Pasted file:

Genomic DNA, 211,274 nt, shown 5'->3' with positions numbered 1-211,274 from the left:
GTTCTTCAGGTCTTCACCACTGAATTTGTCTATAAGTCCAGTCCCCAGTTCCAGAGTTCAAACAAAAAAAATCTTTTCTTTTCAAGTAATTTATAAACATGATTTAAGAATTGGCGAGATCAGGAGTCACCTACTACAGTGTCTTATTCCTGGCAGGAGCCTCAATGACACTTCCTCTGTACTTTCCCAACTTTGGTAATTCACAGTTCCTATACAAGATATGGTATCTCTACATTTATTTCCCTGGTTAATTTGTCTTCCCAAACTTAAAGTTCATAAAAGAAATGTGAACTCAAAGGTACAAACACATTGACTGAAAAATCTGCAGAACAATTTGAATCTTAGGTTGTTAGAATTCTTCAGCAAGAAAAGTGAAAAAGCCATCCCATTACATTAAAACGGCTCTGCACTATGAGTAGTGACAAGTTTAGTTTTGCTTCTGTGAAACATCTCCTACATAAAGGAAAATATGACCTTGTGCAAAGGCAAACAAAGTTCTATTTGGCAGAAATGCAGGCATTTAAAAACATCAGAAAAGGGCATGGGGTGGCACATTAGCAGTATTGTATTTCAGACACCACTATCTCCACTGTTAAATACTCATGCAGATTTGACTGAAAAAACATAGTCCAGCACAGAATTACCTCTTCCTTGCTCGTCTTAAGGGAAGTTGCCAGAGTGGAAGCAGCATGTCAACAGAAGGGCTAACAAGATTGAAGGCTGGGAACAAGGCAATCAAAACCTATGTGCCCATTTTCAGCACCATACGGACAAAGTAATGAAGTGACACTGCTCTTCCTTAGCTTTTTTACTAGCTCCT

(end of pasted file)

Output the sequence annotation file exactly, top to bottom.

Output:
Genomic DNA, 211,274 nt, shown 5'->3' with positions numbered 1-211,274 from the left:
GTTCTTCAGGTCTTCACCACTGAATTTGTCTATAAGTCCAGTCCCCAGTTCCAGAGTTCAAACAAAAAAAATCTTTTCTTTTCAAGTAATTTATAAACATGATTTAAGAATTGGCGAGATCAGGAGTCACCTACTACAGTGTCTTATTCCTGGCAGGAGCCTCAATGACACTTCCTCTGTACTTTCCCAACTTTGGTAATTCACAGTTCCTATACAAGATATGGTATCTCTACATTTATTTCCCTGGTTAATTTGTCTTCCCAAACTTAAAGTTCATAAAAGAAATGTGAACTCAAAGGTACAAACACATTGACTGAAAAATCTGCAGAACAATTTGAATCTTAGGTTGTTAGAATTCTTCAGCAAGAAAAGTGAAAAAGCCATCCCATTACATTAAAACGGCTCTGCACTATGAGTAGTGACAAGTTTAGTTTTGCTTCTGTGAAACATCTCCTACATAAAGGAAAATATGACCTTGTGCAAAGGCAAACAAAGTTCTATTTGGCAGAAATGCAGGCATTTAAAAACATCAGAAAAGGGCATGGGGTGGCACATTAGCAGTATTGTATTTCAGACACCACTATCTCCACTGTTAAATACTCATGCAGATTTGACTGAAAAAACATAGTCCAGCACAGAATTACCTCTTCCTTGCTCGTCTTAAGGGAAGTTGCCAGAGTGGAAGCAGCATGTCAACAGAAGGGCTAACAAGATTGAAGGCTGGGAACAAGGCAATCAAAACCTATGTGCCCATTTTCAGCACCATACGGACAAAGTAATGAAGTGACACTGCTCTTCCTTAGCTTTTTTACTAGCTCCT